Out of the deep freeze I pulled a huge ham, a good 3 or 4 kg of chicken pieces, 3 or 4 lbs of ground beef, what turned out to be 20 bags of frozen-fresh cranberries, and as much frozen rhubarb. Into the porch it all went to thaw - the porch was not heated and was about fridge temp. I'd also gotten a good sized ham bone that my mom must have frozen to make soup from - and so I put it into the pressure canner for 20 minutes at 15 psi, let it cool, then picked it and saved the broth from it.

The next morning I went out to be ingredients for pea soup. That day my wife and I went crazy making food and canning / freezing it. I boiled up the rhubarb with some sugar and canned it all. I prepared the ingredients for pea-soup-in-the-jar (search this site for recipe) and used my mom's ham from the freezer for the ham portion of it. My wife made a huge batch of cabbage roll casserole from the ground beef.

The next day my wife made cranberry sauce and I canned it up. I'd also found a lot more beef - ground and stewing - in another freezer, along with more chicken. Meanwhile my brother had emptied the cupboards and discarded anything out of date or that my dad would not use. I scammed a whole bunch of ingredients for chili, and bought the rest of what I needed and made my father a massive batch of chili from that plus the beef, and I canned it all up. Meanwhile my wife made a huge scoff of Indian food to serve for supper and freeze the rest in huge meals (see photo).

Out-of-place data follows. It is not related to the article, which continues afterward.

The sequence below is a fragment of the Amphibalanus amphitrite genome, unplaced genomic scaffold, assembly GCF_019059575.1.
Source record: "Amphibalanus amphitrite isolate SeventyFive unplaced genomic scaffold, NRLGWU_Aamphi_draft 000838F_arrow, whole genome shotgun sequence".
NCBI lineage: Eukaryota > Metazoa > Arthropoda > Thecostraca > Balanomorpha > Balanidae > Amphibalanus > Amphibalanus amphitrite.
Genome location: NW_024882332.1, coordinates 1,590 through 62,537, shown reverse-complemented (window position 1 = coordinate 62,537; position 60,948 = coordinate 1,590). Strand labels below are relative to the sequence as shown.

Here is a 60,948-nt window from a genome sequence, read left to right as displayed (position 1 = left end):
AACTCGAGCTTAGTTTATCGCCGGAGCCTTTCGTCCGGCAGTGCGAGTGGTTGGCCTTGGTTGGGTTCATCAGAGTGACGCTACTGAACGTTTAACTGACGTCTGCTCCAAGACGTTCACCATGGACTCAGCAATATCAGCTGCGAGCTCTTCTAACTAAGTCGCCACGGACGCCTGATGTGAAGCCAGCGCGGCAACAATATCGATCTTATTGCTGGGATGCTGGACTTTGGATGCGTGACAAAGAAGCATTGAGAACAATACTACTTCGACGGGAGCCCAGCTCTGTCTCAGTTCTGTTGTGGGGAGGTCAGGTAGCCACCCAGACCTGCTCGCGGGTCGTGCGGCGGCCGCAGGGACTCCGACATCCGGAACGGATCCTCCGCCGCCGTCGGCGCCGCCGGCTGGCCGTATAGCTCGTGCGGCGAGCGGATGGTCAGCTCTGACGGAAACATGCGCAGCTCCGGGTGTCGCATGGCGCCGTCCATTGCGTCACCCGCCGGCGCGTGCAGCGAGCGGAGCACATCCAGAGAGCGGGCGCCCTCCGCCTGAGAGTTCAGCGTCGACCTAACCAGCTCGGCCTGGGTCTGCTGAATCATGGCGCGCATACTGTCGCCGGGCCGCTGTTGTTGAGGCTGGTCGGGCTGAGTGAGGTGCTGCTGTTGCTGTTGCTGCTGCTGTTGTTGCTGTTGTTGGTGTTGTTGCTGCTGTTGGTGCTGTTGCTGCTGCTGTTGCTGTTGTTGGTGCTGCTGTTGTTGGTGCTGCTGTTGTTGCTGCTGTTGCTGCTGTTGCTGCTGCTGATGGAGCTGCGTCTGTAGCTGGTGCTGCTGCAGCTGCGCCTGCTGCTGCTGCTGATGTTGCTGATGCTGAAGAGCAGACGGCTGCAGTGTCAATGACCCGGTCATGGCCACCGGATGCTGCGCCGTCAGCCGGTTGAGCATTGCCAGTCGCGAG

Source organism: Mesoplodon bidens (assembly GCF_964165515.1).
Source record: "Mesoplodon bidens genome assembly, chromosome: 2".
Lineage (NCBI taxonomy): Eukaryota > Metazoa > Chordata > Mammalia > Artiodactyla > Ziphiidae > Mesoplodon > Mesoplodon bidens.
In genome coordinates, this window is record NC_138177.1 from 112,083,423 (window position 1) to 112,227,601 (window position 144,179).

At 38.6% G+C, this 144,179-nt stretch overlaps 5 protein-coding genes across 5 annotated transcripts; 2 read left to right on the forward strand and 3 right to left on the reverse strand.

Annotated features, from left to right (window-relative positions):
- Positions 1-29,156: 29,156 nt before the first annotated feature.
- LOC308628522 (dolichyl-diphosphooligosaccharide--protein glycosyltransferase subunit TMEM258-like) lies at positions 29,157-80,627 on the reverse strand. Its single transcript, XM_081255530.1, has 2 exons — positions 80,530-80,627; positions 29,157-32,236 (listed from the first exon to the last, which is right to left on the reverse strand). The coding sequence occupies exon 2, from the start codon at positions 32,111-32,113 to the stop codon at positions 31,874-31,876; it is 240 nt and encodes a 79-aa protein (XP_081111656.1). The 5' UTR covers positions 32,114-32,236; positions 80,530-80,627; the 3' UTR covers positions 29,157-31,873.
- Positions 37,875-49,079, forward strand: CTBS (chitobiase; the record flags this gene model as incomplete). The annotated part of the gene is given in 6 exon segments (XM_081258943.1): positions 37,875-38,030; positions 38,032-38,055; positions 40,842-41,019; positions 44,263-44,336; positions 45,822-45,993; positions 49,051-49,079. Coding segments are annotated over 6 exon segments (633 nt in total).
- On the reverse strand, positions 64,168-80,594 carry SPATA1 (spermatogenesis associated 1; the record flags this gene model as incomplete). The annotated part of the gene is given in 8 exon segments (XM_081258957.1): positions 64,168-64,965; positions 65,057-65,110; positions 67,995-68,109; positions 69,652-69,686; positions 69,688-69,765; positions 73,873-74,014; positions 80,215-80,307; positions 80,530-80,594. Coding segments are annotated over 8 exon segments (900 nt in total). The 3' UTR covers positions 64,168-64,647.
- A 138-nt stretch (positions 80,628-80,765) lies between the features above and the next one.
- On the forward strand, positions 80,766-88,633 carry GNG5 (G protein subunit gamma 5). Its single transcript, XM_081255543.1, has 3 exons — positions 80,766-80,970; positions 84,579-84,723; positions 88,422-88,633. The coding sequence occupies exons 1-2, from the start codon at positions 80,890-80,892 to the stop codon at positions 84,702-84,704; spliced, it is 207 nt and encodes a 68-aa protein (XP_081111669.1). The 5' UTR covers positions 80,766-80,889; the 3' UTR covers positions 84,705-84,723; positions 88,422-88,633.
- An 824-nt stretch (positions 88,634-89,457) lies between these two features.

In just shy of 3 days my wife and I put down (in addition to all the food cooked by others which we did not count) :

In mason jars :
- 14 x 500ml jars of whole grain brown rice
- 23 x 500ml jars of pea soup
- 3 x 1000 ml rhubarb
- 6 x 500 ml rhubarb
- 11 x 250 ml rhubarb
- 24 x 250 ml beef hash
- 20 x 500ml cranberries
- 4 x 250ml cranberries
- 22 x 500ml chili

In the freezer :
- 8 x massive portions of cabbage roll casserole, each good for 2 big meals